The disks of gas, dust and debris recently observed with modern infrared and millimetre wave instruments in nearby star systems are considered to act as locators to large colliding bodies. These observations are problematic for the evolutionary nebula theory of the formation of planetary systems, but can be easily interpreted from a creationist worldview. I propose that these cratering bodies are analogues for the ‘waters above’, which in part were used by God during the Curse and the Flood. In this view, the ‘waters above’ would represent all the bodies, large and small, that lay beyond Neptune in our solar system, including all the cometary material, mostly made of water ice. The total amount today only equals about 0.43 M⊕ (Earth masses), but before the Curse it may have been as much as 100 times more. Some of these large colliders left their mark on the earth’s surface as impact craters, as seen today from space. Some may even have triggered the Flood. Spectroscopic analysis of the Kuiper Belt Object (KBO) Quaoar reveals that its surface comprises crystalline water ice and ammonia hydrate (NH3.H2O). Both of these should have been destroyed by energetic particle irradiation over timescales of 107 years, so their existence is evidence for a young solar system andagainst a 5-billion-year timescale. In addition, Quaoar’s spectrum, in the 1 to 2.5 μm band, is very similar to that of Charon, the moon of Pluto, which has long been suspected of being a captured KBO. Evidence is thus mounting that these objects may be the remains of a watery halo as in the ‘waters above’.
J.G. Hartnett 2006

Genesis and Science mixed
Hartnett represents a highly educated modern physicist whose scientific contribution to cosmology and astrophysics is internationally recognized. His creationist writings are famous among Christian creationists around the world and provide for many the ultimate proof that God indeed has created the Universe and that science is in harmony with Genesis.

Unfortunately, neither the cosmological explanation of the 'waters above' created after Earth and before the Universe nor the interpretation of what the writer(s) of Genesis 1 wrote is true.

The two persons, divine and human, are neither mixed nor changed in the Son of God. It is also impossible to divide or separate the two natures in Jesus, Son of Mary.

With this Chalcedonian hermeneutics we can also humbly approach the study of the Cosmos as believers in the Word of God.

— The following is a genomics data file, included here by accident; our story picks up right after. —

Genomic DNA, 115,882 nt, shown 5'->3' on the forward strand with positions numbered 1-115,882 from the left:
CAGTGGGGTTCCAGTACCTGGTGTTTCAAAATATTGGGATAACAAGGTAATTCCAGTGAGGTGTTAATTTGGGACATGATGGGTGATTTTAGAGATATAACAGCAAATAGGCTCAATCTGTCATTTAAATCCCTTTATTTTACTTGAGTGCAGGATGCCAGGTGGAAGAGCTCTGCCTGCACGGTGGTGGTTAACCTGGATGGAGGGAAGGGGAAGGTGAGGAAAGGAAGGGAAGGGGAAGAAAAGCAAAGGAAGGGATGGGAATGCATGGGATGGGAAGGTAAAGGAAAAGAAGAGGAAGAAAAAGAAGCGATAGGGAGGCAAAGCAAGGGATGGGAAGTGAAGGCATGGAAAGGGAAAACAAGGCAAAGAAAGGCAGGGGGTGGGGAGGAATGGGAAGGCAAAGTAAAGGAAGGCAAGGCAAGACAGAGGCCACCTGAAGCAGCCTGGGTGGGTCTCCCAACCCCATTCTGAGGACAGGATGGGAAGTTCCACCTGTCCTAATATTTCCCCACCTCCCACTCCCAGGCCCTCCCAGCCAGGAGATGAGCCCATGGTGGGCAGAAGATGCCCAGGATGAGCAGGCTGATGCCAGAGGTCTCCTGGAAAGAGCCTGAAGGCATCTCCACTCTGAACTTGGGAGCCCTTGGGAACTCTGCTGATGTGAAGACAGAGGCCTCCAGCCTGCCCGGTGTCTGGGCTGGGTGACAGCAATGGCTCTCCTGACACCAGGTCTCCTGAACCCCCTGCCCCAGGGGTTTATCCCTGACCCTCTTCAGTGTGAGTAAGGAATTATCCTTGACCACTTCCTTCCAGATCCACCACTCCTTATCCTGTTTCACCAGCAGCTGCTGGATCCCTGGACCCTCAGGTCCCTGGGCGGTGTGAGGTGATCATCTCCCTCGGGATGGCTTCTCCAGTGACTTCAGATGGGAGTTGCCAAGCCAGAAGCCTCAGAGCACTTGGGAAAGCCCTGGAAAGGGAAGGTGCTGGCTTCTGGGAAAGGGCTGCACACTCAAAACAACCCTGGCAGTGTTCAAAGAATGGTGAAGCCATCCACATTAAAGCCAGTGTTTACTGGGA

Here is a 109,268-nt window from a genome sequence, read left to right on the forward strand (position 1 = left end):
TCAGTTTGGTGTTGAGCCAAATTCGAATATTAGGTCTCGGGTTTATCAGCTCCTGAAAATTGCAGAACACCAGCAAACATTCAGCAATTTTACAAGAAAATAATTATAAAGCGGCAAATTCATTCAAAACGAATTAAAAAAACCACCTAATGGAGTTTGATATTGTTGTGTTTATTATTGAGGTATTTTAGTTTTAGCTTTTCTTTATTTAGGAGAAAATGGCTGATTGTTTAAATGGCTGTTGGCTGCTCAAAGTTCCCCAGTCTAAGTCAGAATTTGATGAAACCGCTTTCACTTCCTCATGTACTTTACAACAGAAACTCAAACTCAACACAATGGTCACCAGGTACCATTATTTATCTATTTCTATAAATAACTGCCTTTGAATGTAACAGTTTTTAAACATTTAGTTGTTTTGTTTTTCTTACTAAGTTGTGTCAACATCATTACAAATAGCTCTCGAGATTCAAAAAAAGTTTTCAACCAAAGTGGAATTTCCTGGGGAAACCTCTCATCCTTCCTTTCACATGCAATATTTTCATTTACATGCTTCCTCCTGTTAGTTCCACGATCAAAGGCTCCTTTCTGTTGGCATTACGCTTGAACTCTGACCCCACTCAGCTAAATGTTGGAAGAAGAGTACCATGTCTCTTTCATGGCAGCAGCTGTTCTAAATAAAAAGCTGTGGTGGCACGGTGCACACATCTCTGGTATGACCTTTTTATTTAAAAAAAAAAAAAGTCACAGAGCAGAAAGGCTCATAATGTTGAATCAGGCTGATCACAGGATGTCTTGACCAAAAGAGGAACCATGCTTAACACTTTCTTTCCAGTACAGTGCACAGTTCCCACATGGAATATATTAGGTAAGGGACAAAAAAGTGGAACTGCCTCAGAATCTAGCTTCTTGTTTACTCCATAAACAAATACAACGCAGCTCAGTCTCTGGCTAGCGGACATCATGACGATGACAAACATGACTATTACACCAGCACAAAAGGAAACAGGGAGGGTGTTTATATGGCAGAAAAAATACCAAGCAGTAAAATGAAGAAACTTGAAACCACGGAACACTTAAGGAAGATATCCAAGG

• Let us not mix Genesis and Science together.
  • Let us not change the true nature of Genesis or of Science.
  • As Christian believers we accept the claim that Genesis is both divine and human 
  • As Christian believers we accept that we cannot define (divide, separate) what in Genesis is divine and what human.

Astrotheology in practice
This criticism is an invitation from a Theologian to an eminent Cosmologist to repent!

Following the paradoxical model expressed in Chalcedonian Ecumenical Creed there is a path forward that allows professor Hartnett to continue working by all his ability and strength as a student of Cosmology and also allows him to study Bible and creation as a genuine believing Christian.

Hermeneutically correct approach would be to study the 'waters above' as a modern commentary to Genesis, splendid ideas what could be in question, without forcing such concepts into the text as the true meaning or as the divine revelation in the text. We cannot define the divine separate from the human as the bishops of Chalcedon noted in 451 AD.

Hermeneutically correct approach would be to study the 'waters above' using all the tools available for scholarly research of the Biblical text. Taking Genesis as it is in its own time, its own historical, geographical and prescientific context, as a genuinely Geocentric text with poetic beauty. Without denying its truly human and historically bound nature. We cannot define the human separate from divine as the bishops of Chalcedon noted in 451 AD.

So, being practical, how would this affect Hartnett's creationist publications?

Well, it would introduce the real Bible into his writings and teach his students around the world what this eminent scholar can learn from the World of God.

The presence of Ea in the Urwasser of Sumerian mythology might be a good starting point.

Maybe followed by the dividing of Tiamat in Babylon.